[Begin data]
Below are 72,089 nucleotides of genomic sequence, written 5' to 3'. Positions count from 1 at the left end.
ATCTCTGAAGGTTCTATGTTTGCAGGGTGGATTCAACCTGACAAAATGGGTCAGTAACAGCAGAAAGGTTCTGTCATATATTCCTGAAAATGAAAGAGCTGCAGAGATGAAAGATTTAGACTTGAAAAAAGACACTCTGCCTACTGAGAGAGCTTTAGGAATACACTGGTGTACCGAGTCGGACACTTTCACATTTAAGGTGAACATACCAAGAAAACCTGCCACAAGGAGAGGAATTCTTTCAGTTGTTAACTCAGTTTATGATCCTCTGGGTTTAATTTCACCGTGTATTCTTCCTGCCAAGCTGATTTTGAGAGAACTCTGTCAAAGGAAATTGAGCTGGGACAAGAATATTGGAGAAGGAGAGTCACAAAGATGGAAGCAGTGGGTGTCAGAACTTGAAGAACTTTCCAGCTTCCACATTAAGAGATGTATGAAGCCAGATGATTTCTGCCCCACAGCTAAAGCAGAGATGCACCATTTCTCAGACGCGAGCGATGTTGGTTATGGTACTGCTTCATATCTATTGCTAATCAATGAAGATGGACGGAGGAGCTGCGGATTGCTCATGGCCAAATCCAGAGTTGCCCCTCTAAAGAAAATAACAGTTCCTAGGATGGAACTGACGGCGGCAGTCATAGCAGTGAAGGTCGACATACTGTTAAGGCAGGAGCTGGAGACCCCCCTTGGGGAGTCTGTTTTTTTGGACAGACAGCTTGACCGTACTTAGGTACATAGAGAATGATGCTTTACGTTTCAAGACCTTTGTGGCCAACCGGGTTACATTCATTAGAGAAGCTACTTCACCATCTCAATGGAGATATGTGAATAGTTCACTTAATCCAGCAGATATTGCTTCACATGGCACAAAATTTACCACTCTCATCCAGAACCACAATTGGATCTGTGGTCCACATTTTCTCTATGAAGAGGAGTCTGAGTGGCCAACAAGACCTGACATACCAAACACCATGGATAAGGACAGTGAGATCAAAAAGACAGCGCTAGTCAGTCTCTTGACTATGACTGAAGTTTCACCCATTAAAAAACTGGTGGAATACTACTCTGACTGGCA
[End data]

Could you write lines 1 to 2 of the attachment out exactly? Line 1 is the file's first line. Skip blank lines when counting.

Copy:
Below are 72,089 nucleotides of genomic sequence, written 5' to 3'. Positions count from 1 at the left end.
ATCTCTGAAGGTTCTATGTTTGCAGGGTGGATTCAACCTGACAAAATGGGTCAGTAACAGCAGAAAGGTTCTGTCATATATTCCTGAAAATGAAAGAGCTGCAGAGATGAAAGATTTAGACTTGAAAAAAGACACTCTGCCTACTGAGAGAGCTTTAGGAATACACTGGTGTACCGAGTCGGACACTTTCACATTTAAGGTGAACATACCAAGAAAACCTGCCACAAGGAGAGGAATTCTTTCAGTTGTTAACTCAGTTTATGATCCTCTGGGTTTAATTTCACCGTGTATTCTTCCTGCCAAGCTGATTTTGAGAGAACTCTGTCAAAGGAAATTGAGCTGGGACAAGAATATTGGAGAAGGAGAGTCACAAAGATGGAAGCAGTGGGTGTCAGAACTTGAAGAACTTTCCAGCTTCCACATTAAGAGATGTATGAAGCCAGATGATTTCTGCCCCACAGCTAAAGCAGAGATGCACCATTTCTCAGACGCGAGCGATGTTGGTTATGGTACTGCTTCATATCTATTGCTAATCAATGAAGATGGACGGAGGAGCTGCGGATTGCTCATGGCCAAATCCAGAGTTGCCCCTCTAAAGAAAATAACAGTTCCTAGGATGGAACTGACGGCGGCAGTCATAGCAGTGAAGGTCGACATACTGTTAAGGCAGGAGCTGGAGACCCCCCTTGGGGAGTCTGTTTTTTTGGACAGACAGCTTGACCGTACTTAGGTACATAGAGAATGATGCTTTACGTTTCAAGACCTTTGTGGCCAACCGGGTTACATTCATTAGAGAAGCTACTTCACCATCTCAATGGAGATATGTGAATAGTTCACTTAATCCAGCAGATATTGCTTCACATGGCACAAAATTTACCACTCTCATCCAGAACCACAATTGGATCTGTGGTCCACATTTTCTCTATGAAGAGGAGTCTGAGTGGCCAACAAGACCTGACATACCAAACACCATGGATAAGGACAGTGAGATCAAAAAGACAGCGCTAGTCAGTCTCTTGACTATGACTGAAGTTTCACCCATTAAAAAACTGGTGGAATACTACTCTGACTGGCA